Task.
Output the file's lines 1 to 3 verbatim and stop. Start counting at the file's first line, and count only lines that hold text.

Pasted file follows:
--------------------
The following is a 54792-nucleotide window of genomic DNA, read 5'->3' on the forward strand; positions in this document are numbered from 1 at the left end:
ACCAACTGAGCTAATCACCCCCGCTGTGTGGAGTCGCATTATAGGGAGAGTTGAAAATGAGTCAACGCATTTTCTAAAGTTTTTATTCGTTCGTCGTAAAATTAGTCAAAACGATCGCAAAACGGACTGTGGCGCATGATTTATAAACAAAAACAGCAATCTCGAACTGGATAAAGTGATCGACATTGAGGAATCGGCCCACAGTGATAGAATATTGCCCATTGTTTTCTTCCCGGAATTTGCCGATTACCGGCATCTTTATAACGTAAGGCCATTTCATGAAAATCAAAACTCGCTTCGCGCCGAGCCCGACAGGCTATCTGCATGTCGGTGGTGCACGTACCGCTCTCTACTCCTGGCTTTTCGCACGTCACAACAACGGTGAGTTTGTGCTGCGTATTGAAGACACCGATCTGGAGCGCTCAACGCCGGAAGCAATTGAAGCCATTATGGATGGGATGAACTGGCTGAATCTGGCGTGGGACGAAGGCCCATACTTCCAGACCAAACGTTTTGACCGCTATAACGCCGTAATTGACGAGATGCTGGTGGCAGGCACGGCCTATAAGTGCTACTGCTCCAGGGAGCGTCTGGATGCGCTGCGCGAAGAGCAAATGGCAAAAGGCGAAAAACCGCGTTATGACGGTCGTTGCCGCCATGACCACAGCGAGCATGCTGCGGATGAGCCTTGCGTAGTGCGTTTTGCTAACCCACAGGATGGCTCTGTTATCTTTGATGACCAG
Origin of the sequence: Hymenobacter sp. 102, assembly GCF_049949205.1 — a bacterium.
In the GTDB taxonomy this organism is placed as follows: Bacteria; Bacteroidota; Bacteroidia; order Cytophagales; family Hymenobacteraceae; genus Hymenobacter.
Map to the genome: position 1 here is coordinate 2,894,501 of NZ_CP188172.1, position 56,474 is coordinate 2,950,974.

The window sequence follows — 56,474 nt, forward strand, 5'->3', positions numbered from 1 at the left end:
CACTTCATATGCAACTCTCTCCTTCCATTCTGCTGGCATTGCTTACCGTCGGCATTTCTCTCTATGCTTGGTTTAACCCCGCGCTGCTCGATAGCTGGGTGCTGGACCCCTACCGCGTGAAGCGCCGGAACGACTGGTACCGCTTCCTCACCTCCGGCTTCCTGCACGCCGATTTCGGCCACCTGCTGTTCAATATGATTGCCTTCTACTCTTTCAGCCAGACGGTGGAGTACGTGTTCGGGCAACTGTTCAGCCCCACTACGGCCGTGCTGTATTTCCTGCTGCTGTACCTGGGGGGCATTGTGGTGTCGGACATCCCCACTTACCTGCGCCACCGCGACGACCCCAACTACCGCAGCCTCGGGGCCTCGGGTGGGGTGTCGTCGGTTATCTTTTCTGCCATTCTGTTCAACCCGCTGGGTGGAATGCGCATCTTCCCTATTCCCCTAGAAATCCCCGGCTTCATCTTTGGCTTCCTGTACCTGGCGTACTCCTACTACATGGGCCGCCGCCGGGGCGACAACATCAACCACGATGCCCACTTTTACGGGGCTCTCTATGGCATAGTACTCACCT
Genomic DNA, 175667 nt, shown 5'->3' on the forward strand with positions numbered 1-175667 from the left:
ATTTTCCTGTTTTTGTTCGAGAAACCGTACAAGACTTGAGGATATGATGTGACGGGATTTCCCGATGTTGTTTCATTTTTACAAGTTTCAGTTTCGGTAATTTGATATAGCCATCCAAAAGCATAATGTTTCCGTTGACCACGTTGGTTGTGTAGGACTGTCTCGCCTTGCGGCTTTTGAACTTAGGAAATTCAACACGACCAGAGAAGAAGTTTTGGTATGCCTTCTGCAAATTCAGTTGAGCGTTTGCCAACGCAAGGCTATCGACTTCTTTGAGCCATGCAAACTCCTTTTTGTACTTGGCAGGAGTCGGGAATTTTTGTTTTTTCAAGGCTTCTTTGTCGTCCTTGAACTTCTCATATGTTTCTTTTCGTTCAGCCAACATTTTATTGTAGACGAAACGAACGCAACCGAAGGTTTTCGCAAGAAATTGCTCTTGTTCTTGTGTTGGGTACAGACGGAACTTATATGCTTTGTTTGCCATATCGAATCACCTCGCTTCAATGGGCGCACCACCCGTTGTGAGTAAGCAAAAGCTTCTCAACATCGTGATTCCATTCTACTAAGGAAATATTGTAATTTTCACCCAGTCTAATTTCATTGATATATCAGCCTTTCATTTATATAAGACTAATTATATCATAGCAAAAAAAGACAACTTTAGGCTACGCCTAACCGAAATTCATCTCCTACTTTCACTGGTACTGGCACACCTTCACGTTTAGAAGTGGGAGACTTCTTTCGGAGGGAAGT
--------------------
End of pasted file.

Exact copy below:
The following is a 54792-nucleotide window of genomic DNA, read 5'->3' on the forward strand; positions in this document are numbered from 1 at the left end:
ACCAACTGAGCTAATCACCCCCGCTGTGTGGAGTCGCATTATAGGGAGAGTTGAAAATGAGTCAACGCATTTTCTAAAGTTTTTATTCGTTCGTCGTAAAATTAGTCAAAACGATCGCAAAACGGACTGTGGCGCATGATTTATAAACAAAAACAGCAATCTCGAACTGGATAAAGTGATCGACATTGAGGAATCGGCCCACAGTGATAGAATATTGCCCATTGTTTTCTTCCCGGAATTTGCCGATTACCGGCATCTTTATAACGTAAGGCCATTTCATGAAAATCAAAACTCGCTTCGCGCCGAGCCCGACAGGCTATCTGCATGTCGGTGGTGCACGTACCGCTCTCTACTCCTGGCTTTTCGCACGTCACAACAACGGTGAGTTTGTGCTGCGTATTGAAGACACCGATCTGGAGCGCTCAACGCCGGAAGCAATTGAAGCCATTATGGATGGGATGAACTGGCTGAATCTGGCGTGGGACGAAGGCCCATACTTCCAGACCAAACGTTTTGACCGCTATAACGCCGTAATTGACGAGATGCTGGTGGCAGGCACGGCCTATAAGTGCTACTGCTCCAGGGAGCGTCTGGATGCGCTGCGCGAAGAGCAAATGGCAAAAGGCGAAAAACCGCGTTATGACGGTCGTTGCCGCCATGACCACAGCGAGCATGCTGCGGATGAGCCTTGCGTAGTGCGTTTTGCTAACCCACAGGATGGCTCTGTTATCTTTGATGACCAG
Origin of the sequence: Hymenobacter sp. 102, assembly GCF_049949205.1 — a bacterium.